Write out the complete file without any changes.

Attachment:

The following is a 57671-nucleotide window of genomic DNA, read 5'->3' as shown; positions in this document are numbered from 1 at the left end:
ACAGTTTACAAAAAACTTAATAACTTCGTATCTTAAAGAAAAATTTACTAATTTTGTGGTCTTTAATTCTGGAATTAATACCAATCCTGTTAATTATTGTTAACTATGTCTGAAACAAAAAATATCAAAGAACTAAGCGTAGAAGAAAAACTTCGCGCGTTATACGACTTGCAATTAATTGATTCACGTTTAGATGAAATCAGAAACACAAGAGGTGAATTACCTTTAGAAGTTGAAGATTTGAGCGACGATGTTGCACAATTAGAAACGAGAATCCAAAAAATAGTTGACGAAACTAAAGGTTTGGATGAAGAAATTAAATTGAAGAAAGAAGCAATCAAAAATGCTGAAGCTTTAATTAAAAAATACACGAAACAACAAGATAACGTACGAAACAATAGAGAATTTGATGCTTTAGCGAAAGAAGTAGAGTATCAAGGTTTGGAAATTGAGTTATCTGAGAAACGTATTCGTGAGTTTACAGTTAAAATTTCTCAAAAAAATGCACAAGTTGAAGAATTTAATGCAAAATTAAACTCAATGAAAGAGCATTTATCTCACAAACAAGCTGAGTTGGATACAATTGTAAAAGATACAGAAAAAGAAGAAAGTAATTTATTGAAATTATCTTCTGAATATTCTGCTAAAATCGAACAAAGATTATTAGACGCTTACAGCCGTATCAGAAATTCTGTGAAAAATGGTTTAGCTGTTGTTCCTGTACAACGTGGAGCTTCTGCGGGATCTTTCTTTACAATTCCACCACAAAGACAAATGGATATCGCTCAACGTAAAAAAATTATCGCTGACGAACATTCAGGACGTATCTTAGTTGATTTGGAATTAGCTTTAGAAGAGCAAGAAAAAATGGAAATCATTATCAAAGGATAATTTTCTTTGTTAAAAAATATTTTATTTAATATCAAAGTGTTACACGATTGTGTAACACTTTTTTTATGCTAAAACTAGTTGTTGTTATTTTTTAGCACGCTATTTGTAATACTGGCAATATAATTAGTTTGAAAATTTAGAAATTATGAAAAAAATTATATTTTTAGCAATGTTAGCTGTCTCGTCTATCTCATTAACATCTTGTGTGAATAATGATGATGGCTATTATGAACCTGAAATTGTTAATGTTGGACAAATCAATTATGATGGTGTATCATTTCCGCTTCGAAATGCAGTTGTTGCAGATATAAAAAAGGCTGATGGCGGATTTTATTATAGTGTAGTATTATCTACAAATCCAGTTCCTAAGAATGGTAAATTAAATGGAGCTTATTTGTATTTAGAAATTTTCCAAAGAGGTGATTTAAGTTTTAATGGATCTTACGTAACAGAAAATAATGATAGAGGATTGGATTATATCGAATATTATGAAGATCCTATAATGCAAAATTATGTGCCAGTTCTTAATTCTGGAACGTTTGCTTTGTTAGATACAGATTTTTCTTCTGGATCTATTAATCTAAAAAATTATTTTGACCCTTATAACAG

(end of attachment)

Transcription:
The following is a 57671-nucleotide window of genomic DNA, read 5'->3' as shown; positions in this document are numbered from 1 at the left end:
ACAGTTTACAAAAAACTTAATAACTTCGTATCTTAAAGAAAAATTTACTAATTTTGTGGTCTTTAATTCTGGAATTAATACCAATCCTGTTAATTATTGTTAACTATGTCTGAAACAAAAAATATCAAAGAACTAAGCGTAGAAGAAAAACTTCGCGCGTTATACGACTTGCAATTAATTGATTCACGTTTAGATGAAATCAGAAACACAAGAGGTGAATTACCTTTAGAAGTTGAAGATTTGAGCGACGATGTTGCACAATTAGAAACGAGAATCCAAAAAATAGTTGACGAAACTAAAGGTTTGGATGAAGAAATTAAATTGAAGAAAGAAGCAATCAAAAATGCTGAAGCTTTAATTAAAAAATACACGAAACAACAAGATAACGTACGAAACAATAGAGAATTTGATGCTTTAGCGAAAGAAGTAGAGTATCAAGGTTTGGAAATTGAGTTATCTGAGAAACGTATTCGTGAGTTTACAGTTAAAATTTCTCAAAAAAATGCACAAGTTGAAGAATTTAATGCAAAATTAAACTCAATGAAAGAGCATTTATCTCACAAACAAGCTGAGTTGGATACAATTGTAAAAGATACAGAAAAAGAAGAAAGTAATTTATTGAAATTATCTTCTGAATATTCTGCTAAAATCGAACAAAGATTATTAGACGCTTACAGCCGTATCAGAAATTCTGTGAAAAATGGTTTAGCTGTTGTTCCTGTACAACGTGGAGCTTCTGCGGGATCTTTCTTTACAATTCCACCACAAAGACAAATGGATATCGCTCAACGTAAAAAAATTATCGCTGACGAACATTCAGGACGTATCTTAGTTGATTTGGAATTAGCTTTAGAAGAGCAAGAAAAAATGGAAATCATTATCAAAGGATAATTTTCTTTGTTAAAAAATATTTTATTTAATATCAAAGTGTTACACGATTGTGTAACACTTTTTTTATGCTAAAACTAGTTGTTGTTATTTTTTAGCACGCTATTTGTAATACTGGCAATATAATTAGTTTGAAAATTTAGAAATTATGAAAAAAATTATATTTTTAGCAATGTTAGCTGTCTCGTCTATCTCATTAACATCTTGTGTGAATAATGATGATGGCTATTATGAACCTGAAATTGTTAATGTTGGACAAATCAATTATGATGGTGTATCATTTCCGCTTCGAAATGCAGTTGTTGCAGATATAAAAAAGGCTGATGGCGGATTTTATTATAGTGTAGTATTATCTACAAATCCAGTTCCTAAGAATGGTAAATTAAATGGAGCTTATTTGTATTTAGAAATTTTCCAAAGAGGTGATTTAAGTTTTAATGGATCTTACGTAACAGAAAATAATGATAGAGGATTGGATTATATCGAATATTATGAAGATCCTATAATGCAAAATTATGTGCCAGTTCTTAATTCTGGAACGTTTGCTTTGTTAGATACAGATTTTTCTTCTGGATCTATTAATCTAAAAAATTATTTTGACCCTTATAACAG